“People of different cultures use facial contrast as a cue for perceiving age from the face, even though they are not consciously aware of it,” said Porcheron.

“The results also suggest that people could actively modify how old they look, by altering how much their facial features stand out, for example by darkening or colouring their features,” Porcheron added. (Bollywood Country)

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Diet Drinks Increase Stroke Chances in Postmenopausal Women

The results in post-menopausal women may not be generalisable to men or younger women. 

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The results in post-menopausal women may not be generalisable to men or younger women. Pixabay

Are diet drinks your choice? Beware, your heart could be at risk. A new study suggests that drinking diet drinks was associated with an increased risk of having a stroke among post-menopausal women, researchers say.

The stroke is was caused by a blocked artery, especially small arteries.

The study, published in the journal Stroke, showed that compared with women who consumed diet drinks less than once a week or not at all, women who consumed two or more artificially sweetened beverages per day were 23 per cent more likely to have a stroke, 31 per cent more likely to have ischemic stroke, and 29 per cent were at risk of developing heart disease (fatal or non-fatal heart attack).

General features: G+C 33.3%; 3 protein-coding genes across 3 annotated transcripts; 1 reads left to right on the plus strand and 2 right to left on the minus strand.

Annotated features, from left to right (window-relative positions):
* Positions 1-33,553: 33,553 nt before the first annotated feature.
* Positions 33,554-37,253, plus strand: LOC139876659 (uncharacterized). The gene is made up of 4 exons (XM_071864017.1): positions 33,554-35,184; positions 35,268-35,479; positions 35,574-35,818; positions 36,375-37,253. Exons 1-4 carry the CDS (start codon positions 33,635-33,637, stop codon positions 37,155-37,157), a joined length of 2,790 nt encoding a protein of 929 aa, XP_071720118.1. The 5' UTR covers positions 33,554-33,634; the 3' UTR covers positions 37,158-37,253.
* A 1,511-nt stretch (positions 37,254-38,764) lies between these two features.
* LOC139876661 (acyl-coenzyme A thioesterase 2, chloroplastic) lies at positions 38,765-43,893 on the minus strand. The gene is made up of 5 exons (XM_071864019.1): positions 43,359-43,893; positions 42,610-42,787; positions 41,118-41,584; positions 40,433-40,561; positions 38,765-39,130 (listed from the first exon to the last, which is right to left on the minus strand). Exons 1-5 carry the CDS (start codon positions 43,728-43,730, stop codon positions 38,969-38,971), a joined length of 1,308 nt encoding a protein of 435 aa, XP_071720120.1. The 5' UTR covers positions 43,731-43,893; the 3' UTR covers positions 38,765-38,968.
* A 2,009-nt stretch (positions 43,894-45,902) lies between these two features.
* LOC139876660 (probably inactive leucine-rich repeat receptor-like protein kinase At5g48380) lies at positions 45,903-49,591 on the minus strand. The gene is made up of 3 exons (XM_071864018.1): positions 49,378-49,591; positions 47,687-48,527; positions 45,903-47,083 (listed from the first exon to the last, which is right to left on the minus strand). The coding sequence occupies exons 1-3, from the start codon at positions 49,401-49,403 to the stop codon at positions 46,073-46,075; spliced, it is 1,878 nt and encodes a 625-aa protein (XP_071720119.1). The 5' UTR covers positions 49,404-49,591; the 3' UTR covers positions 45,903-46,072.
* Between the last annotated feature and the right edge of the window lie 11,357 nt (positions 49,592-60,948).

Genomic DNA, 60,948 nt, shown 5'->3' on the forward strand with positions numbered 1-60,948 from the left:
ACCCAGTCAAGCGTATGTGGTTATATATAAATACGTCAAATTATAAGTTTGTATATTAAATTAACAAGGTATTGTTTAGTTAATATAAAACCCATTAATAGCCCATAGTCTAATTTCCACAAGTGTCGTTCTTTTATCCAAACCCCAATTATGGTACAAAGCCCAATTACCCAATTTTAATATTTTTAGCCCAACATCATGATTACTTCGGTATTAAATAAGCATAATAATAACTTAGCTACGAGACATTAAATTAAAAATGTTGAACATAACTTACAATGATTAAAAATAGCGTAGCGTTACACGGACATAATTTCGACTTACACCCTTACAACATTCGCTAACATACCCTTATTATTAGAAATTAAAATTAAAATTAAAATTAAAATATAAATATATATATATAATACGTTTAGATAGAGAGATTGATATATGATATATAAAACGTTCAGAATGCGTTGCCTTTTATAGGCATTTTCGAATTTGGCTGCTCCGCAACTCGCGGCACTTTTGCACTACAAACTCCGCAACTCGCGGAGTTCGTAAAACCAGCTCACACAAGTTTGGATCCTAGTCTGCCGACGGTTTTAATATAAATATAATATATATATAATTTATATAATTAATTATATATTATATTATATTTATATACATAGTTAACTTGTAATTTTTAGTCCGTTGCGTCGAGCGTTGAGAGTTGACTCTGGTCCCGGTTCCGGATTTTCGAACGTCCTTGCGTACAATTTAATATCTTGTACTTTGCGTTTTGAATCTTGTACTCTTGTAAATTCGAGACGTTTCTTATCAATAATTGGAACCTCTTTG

In addition, there was a 16 per cent risk of deaths from any cause.

 

 

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A new study suggests that drinking diet drinks was associated with an increased risk of having a stroke among post-menopausal women, researchers say. Pixabay

Furthermore, stroke risks more than doubled in women without previous heart disease or diabetes and obese women without previous heart disease or diabetes, findings revealed.

“Many well-meaning people, especially those who are overweight or obese, drink low-calorie sweetened drinks to cut calories in their diet. Our research and other observational studies have shown that artificially-sweetened beverages may not be harmless and high consumption is associated with a higher risk of stroke and heart disease,” said lead author Yasmin Mossavar-Rahmani, Associate Professor at the Albert Einstein College of Medicine in the US.

For the study, researchers included 81,714 post-menopausal women aged 50-79 years.

The results in post-menopausal women may not be generalisable to men or younger women.

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Furthermore, stroke risks more than doubled in women without previous heart disease or diabetes and obese women without previous heart disease or diabetes. Pixabay

Also Read: Top 3 Factors That Play a Major Role in Fertility Issues in Women

“The American Heart Association suggests water as the best choice for a no-calorie beverage,” suggested Rachel K. Johnson, Professor at the University of Vermont in the US.

“Since long-term clinical trial data are not available on the effects of low-calorie sweetened drinks and cardiovascular health, given their lack of nutritional value, it may be prudent to limit their prolonged use,” Johnson added. (IANS)